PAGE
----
NASA chief warns that debris from India's satellite destruction could endanger astronauts on the ISS

Floating debris from India’s controversial test of an anti-satellite weapon could potentially place the International Space Station at risk, warns NASA administrator Jim Bridenstine.

India test-fired its missile on March 27, destroying a satellite in low-earth orbit.

“Intentionally creating orbital debris fields is not compatible with human spaceflight,” he said, during a NASA town hall event at the agency’s headquarters on Monday. “We’re the only agency in the federal government that has human lives at stake here and it’s not acceptable for us to allow people to create orbital debris fields that put at risk our people.”

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The U.S. has identified 400 pieces of space debris from the test, according to Bridenstine, who said that about 60 pieces measuring 10 centimeters and larger are being tracked.

“Of those 60, we know that about 24 of them are going above the apogee of the International Space Station,” he said. “That is a terrible, terrible, thing … that kind of activity is not compatible with the future of human spaceflight.” Apogee refers to the furthest point in the space lab’s orbit.

The risk of small debris impact to the ISS increased 44 percent following the satellite’s destruction, Bridenstine added. “The good thing is that it’s low enough in Earth orbit that, over time, it will dissipate.”

“Our astronauts are still safe, the International Space Station is still safe,” he said. “If we need to maneuver [the ISS] we will – the probability of that, I think, is low."

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Indian Prime Minister Narendra Modi said the destruction of the satellite by missile demonstrated India's capacity as a "space power" alongside the U.S., Russia and China.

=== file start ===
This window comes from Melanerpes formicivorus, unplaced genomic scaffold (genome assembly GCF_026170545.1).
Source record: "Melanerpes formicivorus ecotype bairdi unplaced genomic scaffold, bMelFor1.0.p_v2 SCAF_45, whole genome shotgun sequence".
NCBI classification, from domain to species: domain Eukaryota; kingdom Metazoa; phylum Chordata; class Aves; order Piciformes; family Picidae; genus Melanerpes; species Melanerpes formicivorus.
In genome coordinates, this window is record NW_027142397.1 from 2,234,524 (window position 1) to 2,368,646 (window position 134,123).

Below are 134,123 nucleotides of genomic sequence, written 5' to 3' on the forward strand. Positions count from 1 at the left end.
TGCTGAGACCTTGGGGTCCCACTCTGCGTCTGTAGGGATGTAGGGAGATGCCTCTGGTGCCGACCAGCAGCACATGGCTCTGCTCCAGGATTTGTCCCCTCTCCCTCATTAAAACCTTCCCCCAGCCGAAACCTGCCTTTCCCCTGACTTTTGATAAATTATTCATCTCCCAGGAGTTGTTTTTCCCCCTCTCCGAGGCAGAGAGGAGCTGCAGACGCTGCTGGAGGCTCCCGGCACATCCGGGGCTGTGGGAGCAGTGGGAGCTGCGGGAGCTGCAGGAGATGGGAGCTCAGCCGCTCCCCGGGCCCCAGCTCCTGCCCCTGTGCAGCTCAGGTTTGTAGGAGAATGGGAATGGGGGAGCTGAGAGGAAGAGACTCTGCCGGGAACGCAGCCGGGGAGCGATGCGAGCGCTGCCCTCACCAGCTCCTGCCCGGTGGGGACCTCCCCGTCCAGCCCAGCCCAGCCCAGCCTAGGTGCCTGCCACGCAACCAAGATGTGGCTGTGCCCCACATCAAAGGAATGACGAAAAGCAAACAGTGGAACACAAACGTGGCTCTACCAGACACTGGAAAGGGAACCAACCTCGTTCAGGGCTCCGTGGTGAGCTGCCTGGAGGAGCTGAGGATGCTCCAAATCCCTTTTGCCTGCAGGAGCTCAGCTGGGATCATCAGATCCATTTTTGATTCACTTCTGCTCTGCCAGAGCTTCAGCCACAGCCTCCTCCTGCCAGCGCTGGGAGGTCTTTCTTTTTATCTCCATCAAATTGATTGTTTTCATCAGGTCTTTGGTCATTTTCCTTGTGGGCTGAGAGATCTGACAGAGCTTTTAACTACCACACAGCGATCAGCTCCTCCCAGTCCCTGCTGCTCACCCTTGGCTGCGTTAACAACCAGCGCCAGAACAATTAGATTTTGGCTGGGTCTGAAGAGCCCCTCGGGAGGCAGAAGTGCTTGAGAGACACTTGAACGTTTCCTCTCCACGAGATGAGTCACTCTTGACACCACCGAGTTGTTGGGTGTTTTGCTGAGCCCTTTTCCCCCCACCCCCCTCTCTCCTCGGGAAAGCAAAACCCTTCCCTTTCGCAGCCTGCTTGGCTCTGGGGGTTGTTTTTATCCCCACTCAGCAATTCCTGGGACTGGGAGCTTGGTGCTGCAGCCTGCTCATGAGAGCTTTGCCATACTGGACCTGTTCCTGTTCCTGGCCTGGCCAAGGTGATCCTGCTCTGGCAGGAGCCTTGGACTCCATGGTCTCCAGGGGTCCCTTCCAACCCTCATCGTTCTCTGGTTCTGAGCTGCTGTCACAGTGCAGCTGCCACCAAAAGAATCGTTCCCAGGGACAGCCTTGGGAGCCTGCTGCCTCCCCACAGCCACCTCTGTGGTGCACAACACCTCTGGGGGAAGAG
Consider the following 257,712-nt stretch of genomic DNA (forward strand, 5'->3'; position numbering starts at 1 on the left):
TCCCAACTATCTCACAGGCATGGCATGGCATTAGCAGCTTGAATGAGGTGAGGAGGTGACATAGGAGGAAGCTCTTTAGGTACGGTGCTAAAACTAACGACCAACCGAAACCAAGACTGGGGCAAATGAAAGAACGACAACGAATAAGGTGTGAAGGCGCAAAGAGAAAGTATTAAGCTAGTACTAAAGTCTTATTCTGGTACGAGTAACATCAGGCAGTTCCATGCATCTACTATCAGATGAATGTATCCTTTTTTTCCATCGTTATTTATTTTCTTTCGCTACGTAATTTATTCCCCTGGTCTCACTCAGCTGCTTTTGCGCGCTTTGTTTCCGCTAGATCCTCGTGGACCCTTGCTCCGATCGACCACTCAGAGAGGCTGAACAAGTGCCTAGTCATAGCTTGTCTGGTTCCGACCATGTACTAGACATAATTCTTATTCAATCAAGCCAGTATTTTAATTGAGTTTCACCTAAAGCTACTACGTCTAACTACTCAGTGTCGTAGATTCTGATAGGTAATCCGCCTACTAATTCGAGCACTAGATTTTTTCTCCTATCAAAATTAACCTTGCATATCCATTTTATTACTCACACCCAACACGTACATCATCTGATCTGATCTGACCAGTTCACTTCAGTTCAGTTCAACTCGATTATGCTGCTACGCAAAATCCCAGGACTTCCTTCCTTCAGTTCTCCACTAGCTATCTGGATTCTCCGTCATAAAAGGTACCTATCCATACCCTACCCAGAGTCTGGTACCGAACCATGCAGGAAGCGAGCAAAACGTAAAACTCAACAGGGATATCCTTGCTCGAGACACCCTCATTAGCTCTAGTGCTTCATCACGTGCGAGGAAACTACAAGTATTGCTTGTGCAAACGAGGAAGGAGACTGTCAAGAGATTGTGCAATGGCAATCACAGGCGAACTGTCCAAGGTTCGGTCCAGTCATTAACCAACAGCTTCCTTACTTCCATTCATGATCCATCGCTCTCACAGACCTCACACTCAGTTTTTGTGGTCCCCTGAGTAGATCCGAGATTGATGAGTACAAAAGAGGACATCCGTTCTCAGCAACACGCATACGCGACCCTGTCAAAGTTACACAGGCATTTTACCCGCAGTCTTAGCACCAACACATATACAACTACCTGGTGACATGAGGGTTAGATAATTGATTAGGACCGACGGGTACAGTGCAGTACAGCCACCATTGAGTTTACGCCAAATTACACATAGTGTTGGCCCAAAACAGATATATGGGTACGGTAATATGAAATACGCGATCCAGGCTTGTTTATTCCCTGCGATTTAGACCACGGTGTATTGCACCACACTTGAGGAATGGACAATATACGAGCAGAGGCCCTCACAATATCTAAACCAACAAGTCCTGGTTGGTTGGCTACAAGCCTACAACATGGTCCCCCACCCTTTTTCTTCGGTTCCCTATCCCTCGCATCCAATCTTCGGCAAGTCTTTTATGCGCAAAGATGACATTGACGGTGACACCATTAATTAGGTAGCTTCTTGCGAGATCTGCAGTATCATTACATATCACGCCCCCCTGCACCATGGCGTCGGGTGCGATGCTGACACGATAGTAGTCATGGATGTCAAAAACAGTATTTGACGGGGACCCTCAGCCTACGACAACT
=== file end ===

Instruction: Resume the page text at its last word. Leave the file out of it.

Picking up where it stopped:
Modi said the anti-satellite capability is "not against anyone," and that India's policy remains against the use of weapons in space.

Fox News has reached out to India’s Ministry of External Affairs with a request for comment on this story.

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In Washington, the vice commander of U.S. Air Force Space Command, Lt. Gen. David Thompson, told a Senate Armed Services Committee hearing that the Air Force detected the collision in space.

Last month, acting U.S. Defense Secretary Patrick Shanahan argued for a 2020 Pentagon budget shaped by national security threats posed by China, including anti-satellite weapons.

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Thompson said the Air Force detected about 270 objects in the debris field created by the collision and the number was likely to increase. He said the Air Force will inform satellite operators if any of those objects become a threat to satellites in orbit. "At this point in time the International Space Station is not at risk," he said.

Fox News’ Lucia I. Suarez and the Associated Press contributed to this article. Follow James Rogers on Twitter @jamesjrogers